This fine female Beautiful Demoiselle (Calopteryx virgo) was spotted by Gareth in Whitchurch. The wings of this species are distinctly coloured, iridescent green-brown for females and very dark blue-black for males. This trait is shared only with one other damselfly in Britain, the Banded Demoiselle (Calopteryx splendens). Beautiful Demoiselles are locally abundant, found along sand/gravel bottomed streams and rivers.
Small Pearl-bordered Fritillary (Boloria selene) was spotted by Gareth and caught by Alex Olah during the 'Butterflies of the Moors' traing event. This UK priority species that is experiencing ongoing populations declines, mainly due to the loss and degradation of habitat. Small Pearl-bordered Fritillaries had not been recorded at Ellesmere Moors since 1992 and were thought to have been lost from the site, so this is an important record. Ellesmere Moors was one of the restoration projects, funded through Community Biodiversity Fund in winter 2011/12, which has increased the amount of suiitable habitat for this species.
This Bronze Beetle (Carabus granulatus) was spotted at Ellesmere Moors during the butterfly survey. It is quite a large beetle, with a distinctive bronze carapace. Although, thought to be reasonably common it is under-recorded and there are less than 10 records in Shropshire and none in Telford and Wrekin.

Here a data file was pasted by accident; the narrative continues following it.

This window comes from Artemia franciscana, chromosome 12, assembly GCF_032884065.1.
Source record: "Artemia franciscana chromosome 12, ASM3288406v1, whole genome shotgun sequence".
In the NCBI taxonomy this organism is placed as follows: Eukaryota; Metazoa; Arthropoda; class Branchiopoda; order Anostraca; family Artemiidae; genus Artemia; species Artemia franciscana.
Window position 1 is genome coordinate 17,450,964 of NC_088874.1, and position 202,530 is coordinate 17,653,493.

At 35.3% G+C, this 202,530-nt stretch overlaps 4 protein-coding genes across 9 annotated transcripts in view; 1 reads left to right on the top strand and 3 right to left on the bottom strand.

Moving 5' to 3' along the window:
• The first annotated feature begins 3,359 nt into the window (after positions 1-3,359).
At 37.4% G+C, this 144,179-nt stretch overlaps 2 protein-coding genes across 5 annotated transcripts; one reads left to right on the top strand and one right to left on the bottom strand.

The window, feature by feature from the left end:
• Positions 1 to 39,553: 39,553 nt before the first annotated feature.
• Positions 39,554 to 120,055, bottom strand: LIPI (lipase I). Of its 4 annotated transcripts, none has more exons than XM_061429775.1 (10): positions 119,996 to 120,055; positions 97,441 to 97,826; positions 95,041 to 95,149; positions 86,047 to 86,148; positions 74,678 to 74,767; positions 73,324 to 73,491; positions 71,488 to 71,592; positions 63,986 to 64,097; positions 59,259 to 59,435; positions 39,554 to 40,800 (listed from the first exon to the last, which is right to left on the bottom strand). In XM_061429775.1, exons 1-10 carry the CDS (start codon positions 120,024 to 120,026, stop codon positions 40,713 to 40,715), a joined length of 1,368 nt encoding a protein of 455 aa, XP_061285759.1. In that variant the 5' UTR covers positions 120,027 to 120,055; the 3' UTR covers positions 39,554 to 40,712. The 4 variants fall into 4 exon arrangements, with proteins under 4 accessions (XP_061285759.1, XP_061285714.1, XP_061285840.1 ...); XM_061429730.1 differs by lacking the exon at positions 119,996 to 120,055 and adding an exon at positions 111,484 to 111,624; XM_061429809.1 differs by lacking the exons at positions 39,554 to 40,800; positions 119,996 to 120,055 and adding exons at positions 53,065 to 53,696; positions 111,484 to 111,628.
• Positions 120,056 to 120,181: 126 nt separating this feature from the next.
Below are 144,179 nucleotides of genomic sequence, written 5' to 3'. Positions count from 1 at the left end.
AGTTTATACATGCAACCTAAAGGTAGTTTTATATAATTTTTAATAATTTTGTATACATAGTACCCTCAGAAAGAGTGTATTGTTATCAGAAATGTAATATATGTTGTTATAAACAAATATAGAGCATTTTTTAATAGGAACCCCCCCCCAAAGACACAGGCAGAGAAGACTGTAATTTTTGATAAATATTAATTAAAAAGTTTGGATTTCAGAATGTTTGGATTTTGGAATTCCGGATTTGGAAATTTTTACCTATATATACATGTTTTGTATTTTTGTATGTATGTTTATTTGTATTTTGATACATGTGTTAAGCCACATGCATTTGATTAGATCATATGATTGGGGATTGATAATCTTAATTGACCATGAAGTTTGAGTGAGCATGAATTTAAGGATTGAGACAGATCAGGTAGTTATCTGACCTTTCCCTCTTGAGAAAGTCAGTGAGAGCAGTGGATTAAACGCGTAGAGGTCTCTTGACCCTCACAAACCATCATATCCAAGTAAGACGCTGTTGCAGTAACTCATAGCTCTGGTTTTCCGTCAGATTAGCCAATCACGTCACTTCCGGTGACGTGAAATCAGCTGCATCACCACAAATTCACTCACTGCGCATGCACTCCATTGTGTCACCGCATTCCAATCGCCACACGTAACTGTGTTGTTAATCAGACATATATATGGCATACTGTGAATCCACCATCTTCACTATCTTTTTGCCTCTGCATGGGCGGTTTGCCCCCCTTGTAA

Cedar cup (Geopora sumneriana) was spotted by Tom in Preston Gubbals churchyard. This is only the third record for this species and one of the most northerly records in the UK for this species. It is a rather specialist fungus that is found growing under Cedar trees or occassionally Yew.
A Ringlet Buttefly (Aphantopus hyperantus) was spotted at Walford pools in June. Although this is a fairly common species this is the first record for the Walford area. The last record in this tetrad was made by Sarah Whild in 1994.
14-spot ladybird (Propylea 14-punctata), spotted during the butterfly and bug hunt at the Llanymynech heritage area. Much smaller than the commonly seen red and black seven spot ladybird. Don't be surprised if you do not count 14 spots, as you can see on this individual they sometimes fuse.
A rather beautiful hoverfly, (Volucella pellucens) has distinctive opaque segments on a black abdomen. It is often found in woodlands and the larvae live in the nests of social wasps.
Beefsteak Fungus (Fistulina hepatica), spotted at the Shawbury moat site. Bright red fungus usually found growing at the base of mature oak or horse chestnut trees. Exudes a red juice if squeezed.
Common Blue (Polyommatus icarus) a distinctive butterfly often spotted flying just off the ground in flower rich grasslands. Records of this species during Butterfly Conservation's 2011 Big Count were substantially lower than in previously years. This individual was spotted in unimproved grassland by the Rea brook in Shrewsbury.